AMD Radeon R9 Nano Review

Great stuff sometimes come in small packages, such is the AMD R9 Nano. It’s so small you wouldn’t believe the performance it holds.

AMD Radeon R9 Nano Review

The card was designed to be neat, with the top side having nothing but the Radeon text on it. Unlike the Fury X models the R9 Nano’s RADEON text is without backlight.

AMD Radeon R9 Nano Review

The 8-pin PCI-E power connector is placed at the forward section of the card, this means the card is capable of drawing up to 225W of power. The actual power draw of the card is rated to be 175W.

AMD Radeon R9 Nano Review

Just as the top, the bottom of the card is covered as well so there’s literally no exhaust area other than the forward and rear section.

AMD Radeon R9 Nano Review

The AMD R9 Nano is without backplate as well which I think quite spoils the already sweet box-like appearance.

AMD Radeon R9 Nano Review

As for the output ports there are 3x DisplayPorts and 1x HDMI

AMD Radeon R9 Nano Review

And just how small is the card? Here’s a comparison between the lowly ASUS Radeon R7 250 1GB GDDR5 and the mid / high range PowerColor R9 390.

AMD Radeon R9 Nano Review

Test Setup

Processor Intel Core i5-4670K
RAM AVEXIR Blitz 2x 4GB 1600Mhz DDR3
Motherboard ASRock Z87 Extreme4
Cooler NZXT Kraken X31
Monitor Dell U2414H
Power Supply FSP AURUM S 700W
Casing NZXT S340
Operating System Windows 10 64bit


The AMD R9 Nano is barely overclockable, I tried pushing it to R9 Fury X speed but it couldn’t pass all my benchmark tests.


Unigine Heaven 4.0

Heaven 4.0
*NOTE : Details are set to maximum.

Card 1080p (avg) 4K UHD (avg)
AMD Radeon R9 Nano 63 18
PowerColor R9 390 PCS+ 56 15
Nvidia GTX 970 (Reference) 53 14
Nvidia GTX 980 (Reference) 65 17

Metro Last Light

Heaven 4.0

Card 1080p (avg) 4K UHD (avg)
AMD Radeon R9 Nano 91 33
PowerColor R9 390 PCS+ 78 27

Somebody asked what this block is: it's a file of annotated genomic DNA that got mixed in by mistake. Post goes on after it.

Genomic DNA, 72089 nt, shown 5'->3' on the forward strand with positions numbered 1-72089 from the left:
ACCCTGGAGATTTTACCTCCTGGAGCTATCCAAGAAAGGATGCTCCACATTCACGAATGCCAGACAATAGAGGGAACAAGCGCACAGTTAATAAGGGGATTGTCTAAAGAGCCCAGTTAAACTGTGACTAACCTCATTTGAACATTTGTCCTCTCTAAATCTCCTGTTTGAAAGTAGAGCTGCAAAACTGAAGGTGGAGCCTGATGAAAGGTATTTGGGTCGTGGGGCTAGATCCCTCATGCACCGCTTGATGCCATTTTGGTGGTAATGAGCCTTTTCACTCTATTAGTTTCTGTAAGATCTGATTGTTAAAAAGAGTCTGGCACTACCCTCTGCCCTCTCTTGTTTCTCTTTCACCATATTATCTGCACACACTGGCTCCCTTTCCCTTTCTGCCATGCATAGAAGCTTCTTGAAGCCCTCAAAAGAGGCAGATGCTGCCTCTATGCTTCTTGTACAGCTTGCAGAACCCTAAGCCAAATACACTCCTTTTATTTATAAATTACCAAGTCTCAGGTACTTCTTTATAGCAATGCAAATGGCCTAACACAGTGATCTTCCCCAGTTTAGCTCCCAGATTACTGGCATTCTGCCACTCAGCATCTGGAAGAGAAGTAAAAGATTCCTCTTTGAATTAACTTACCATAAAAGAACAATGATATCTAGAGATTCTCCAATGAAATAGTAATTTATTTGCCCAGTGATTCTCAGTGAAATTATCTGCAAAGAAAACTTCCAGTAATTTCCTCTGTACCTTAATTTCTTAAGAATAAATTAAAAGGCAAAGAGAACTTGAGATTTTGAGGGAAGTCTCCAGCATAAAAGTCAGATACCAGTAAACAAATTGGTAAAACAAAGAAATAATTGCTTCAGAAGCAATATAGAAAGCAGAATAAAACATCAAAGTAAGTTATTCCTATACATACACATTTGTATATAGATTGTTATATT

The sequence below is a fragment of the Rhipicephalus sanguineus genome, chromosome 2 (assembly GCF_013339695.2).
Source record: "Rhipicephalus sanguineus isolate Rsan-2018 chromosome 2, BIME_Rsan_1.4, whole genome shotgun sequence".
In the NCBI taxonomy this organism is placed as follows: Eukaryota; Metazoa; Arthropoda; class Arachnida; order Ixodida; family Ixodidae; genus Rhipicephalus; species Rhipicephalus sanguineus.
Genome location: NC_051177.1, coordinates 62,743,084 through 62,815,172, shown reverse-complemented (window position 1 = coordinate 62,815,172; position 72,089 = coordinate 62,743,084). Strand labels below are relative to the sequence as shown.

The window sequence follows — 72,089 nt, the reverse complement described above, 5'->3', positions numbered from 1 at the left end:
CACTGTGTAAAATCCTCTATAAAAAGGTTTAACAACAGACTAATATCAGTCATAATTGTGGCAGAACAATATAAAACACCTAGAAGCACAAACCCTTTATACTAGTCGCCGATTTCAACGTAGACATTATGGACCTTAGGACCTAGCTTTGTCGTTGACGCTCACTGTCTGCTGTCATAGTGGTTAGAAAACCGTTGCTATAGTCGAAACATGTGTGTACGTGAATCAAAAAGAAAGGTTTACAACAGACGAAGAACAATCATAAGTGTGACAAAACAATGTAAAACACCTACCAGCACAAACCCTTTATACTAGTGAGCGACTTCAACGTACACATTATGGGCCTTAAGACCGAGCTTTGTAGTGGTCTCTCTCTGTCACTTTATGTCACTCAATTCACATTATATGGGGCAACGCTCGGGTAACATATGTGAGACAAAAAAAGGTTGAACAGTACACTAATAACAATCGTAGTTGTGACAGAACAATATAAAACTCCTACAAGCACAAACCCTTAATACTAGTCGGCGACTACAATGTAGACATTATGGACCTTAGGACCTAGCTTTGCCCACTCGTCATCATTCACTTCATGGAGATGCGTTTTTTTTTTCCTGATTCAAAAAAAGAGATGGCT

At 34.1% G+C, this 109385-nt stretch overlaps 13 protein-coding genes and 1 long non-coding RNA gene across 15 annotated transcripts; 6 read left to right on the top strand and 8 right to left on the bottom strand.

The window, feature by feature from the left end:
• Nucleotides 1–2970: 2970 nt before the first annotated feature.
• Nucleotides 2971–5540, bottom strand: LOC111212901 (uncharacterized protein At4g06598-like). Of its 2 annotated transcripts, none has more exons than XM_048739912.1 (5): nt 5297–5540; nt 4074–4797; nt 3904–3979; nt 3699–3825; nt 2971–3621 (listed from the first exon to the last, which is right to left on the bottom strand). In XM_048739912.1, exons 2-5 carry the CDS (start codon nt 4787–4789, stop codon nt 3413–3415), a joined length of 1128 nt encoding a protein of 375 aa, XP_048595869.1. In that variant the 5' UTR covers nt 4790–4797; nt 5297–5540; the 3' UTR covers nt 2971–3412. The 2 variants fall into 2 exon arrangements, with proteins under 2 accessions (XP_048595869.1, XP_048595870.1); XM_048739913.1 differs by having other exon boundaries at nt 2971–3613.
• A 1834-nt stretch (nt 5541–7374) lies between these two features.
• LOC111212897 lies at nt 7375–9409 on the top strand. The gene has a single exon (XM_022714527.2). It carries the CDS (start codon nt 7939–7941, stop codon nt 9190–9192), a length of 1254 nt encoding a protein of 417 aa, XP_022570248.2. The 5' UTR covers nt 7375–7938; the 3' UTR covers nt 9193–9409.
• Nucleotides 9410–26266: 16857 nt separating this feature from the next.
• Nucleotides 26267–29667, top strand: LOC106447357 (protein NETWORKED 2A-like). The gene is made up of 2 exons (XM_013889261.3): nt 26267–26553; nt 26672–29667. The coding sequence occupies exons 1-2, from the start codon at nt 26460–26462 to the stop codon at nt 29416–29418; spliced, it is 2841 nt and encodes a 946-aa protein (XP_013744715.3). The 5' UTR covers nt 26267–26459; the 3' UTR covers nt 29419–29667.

Nvidia GTX 970 (Reference) 80 30
Nvidia GTX 980 (Reference) 88 34

Bioshock Infinite

Bioshock Infinite
Settings are at
2 – UltraDX11_DDOF | 2 – Custom | 1 – 16:9 | 4 – FullHD / 4K

Card 1080p (avg) 4K UHD (avg)
AMD Radeon R9 Nano 130 47
PowerColor R9 390 PCS+ 111 38
Nvidia GTX 970 (Reference) 112 37
Nvidia GTX 980 (Reference) 123 43

Shadow of Mordor

Heaven 4.0
Settings : Set to ULTRA, V-sync off.

Card 1080p (avg) 4K UHD (avg)
AMD Radeon R9 Nano 102 42
PowerColor R9 390 PCS+ 92 39
Nvidia GTX 970 (Reference) 71 30
Nvidia GTX 980 (Reference) 92 38

Grand Theft Auto V

Grand Theft Auto V
Settings : Every option to the MAX setting available.

Card 1080p (avg) 4K UHD (avg)
AMD Radeon R9 Nano 43 35
PowerColor R9 390 PCS+ 40 30
Nvidia GTX 970 (Reference) 38 27
Nvidia GTX 980 (Reference) 44 32

Performance wise the R9 Nano looks impressive, holding its ground at the level of an Nvidia GTX 980 card. The competition on the AMD side of the camp would be an R9 390X.


Furmark Burn-in Test was used to stress the card. Fan settings are at Auto. Room set to ~25c.

Card Idle(°C) Load (°C)
AMD Radeon R9 Nano 36 74
AMD Radeon R9 Nano (Full RPM) 30 59

The fan hovers at around 36% on AUTO settings where the noise level is silent.

Power Consumption

The stress was done with Furmark Burn-in Test. Power consumption reading was taken from the watt-meter, actual power draw by the entire system from the wall point. I’m using an FSP Aurum S 700W with 90% efficiency and the estimated system power draw (CPU, not including GPU) during Furmark test is 60w.

Card AMD Radeon R9 Nano
Furmark Burn-in 268
Estimated Actual System Draw 241
Estimated Card Power Draw 181

At 181W it’s just slightly above the rated 175W by AMD, keep in mind that this is just based on my estimation and it’s based on the peak power draw. Average and exact power draw is likely to average out to be below 175W.

The Verdict

AMD Radeon R9 Nano retails at RM 3,300 onwards of which I think it’s crazy considering that’s the price of an Nvidia GTX 980 Ti card that delivers more performance, 50% more than an R9 390X and the GTX 980 cards, and nearly double the price of Nvidia GTX 970 cards.

What exactly do you get with the R9 Nano? A very compact card that draws less power than a GTX 980 but performs like a GTX 980.

Now I can’t deny that the R9 Nano is a great product BUT it’s only with condition that you’re aiming for this card to place it in a really compact casing. The thing is most compact casings these days are designed to accommodate long cards and there are cheaper alternatives like say Nvidia GTX 970 cards in compact form factor.

Another thing I wish to highlight is the coil whine issue that’s reported all over the place. I face severe coil-whine with the R9 Nano as well but from what I gathered, AMD has already rectified this matter. If ever you decided to spend on this card and face coil-whine issue, please send it in for warranty.

Sorry AMD – I love the product but the pricing leaves much to be desired, the price for this card alone is sufficient to setup a decent small form-factor gaming rig.